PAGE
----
By John Kiesewetter
Enquirer staff writer
WEST CHESTER TWP. - After a resident's complaint, the township may change information on its Web site about the proposed $33 million community center, the subject of a referendum next year.
Dan Wagner, who circulated petitions to place the issue on the ballot, told trustees Tuesday the township was improperly advocating the center on its Internet site, www.westchesteroh.org.
"The township should not be using its assets to support one side or the other; now that we know it's going to be voted on" by residents, said Wagner, an officer in Let Us Vote West Chester.
On the township's home page, visitors who "are interested in information" about the center are sent to a page saying the recreation center "is almost a reality." Those who click on "Get Involved" are told: "If you want to participate in making the proposed community and recreation center a reality for our community, tell your family and friends."
Under community links, a visitor can go to a Web site created by Residents for the Center, an organization that urged residents not to sign referendum petitions last summer.
"This is basically a commercial for the community center," Wagner said.
Township attorney Don Crain told trustees they can publicize their July decision to build the center but changes may have to be made.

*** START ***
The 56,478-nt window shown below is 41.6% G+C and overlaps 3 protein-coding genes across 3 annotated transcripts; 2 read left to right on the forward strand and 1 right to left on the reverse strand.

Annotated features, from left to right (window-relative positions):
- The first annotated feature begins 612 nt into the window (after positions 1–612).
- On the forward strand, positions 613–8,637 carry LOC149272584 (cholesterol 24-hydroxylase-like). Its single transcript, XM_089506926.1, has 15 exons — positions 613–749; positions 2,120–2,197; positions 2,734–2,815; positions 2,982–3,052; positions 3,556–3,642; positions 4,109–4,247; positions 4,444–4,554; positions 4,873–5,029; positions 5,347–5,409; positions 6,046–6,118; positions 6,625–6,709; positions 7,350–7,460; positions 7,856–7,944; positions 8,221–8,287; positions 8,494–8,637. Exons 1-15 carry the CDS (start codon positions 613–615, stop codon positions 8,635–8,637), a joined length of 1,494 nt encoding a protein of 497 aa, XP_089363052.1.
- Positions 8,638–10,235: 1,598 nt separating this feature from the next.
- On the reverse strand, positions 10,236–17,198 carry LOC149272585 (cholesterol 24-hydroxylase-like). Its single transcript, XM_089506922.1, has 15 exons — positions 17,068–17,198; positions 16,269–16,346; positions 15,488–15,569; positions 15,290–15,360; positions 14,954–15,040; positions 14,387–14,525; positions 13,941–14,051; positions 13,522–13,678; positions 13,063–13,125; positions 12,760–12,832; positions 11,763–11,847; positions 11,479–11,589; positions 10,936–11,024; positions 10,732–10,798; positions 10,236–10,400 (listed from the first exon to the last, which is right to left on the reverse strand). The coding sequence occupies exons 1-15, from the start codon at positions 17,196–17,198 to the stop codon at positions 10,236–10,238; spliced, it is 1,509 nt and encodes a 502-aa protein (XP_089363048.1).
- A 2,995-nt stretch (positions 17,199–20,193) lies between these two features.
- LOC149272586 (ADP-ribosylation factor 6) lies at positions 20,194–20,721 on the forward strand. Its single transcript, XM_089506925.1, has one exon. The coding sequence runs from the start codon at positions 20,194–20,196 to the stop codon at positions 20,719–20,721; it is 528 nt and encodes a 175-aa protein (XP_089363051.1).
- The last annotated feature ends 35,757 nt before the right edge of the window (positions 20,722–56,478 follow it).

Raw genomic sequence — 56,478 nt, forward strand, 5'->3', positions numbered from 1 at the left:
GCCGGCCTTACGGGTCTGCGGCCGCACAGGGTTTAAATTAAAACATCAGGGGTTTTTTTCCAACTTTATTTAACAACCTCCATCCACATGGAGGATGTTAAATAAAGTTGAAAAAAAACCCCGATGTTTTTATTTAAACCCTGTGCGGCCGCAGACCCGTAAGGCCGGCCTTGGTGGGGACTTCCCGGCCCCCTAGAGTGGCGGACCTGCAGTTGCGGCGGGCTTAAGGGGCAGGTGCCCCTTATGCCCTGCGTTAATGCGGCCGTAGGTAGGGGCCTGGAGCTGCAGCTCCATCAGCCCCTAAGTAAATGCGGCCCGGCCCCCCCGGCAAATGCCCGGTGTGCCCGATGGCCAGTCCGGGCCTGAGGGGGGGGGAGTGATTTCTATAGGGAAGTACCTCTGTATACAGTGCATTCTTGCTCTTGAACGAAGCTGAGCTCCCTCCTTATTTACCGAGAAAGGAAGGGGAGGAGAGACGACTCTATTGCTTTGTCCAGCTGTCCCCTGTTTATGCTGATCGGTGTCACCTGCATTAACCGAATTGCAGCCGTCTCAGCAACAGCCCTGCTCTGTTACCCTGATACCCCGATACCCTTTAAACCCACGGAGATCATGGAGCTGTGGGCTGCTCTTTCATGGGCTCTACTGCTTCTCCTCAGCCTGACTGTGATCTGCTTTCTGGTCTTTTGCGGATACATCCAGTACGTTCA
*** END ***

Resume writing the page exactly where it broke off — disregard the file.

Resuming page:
"Some of the language, we may have to take a look at," Crain said.
Trustees President Catherine Stoker promised Wagner that the township "would do what's right."
Trustees devoted much of the first six months this year to planning what would be Greater Cincinnati's largest municipally-funded community and recreation center. The 172,000-square-foot facility would include an outdoor pool, two indoor pools, indoor turf field, gymnasium, fitness area and meeting rooms.
The center would be built at Union Centre Boulevard and West Chester Road, opposite Lakota West High School.
A group of citizens led by FitWorks owners John Janszen and Randy Stanifer challenged the concept and business plan at the planning meetings. After trustees voted for construction, they collected more than 2,000 valid signatures from township voters to place a referendum on the ballot next year.
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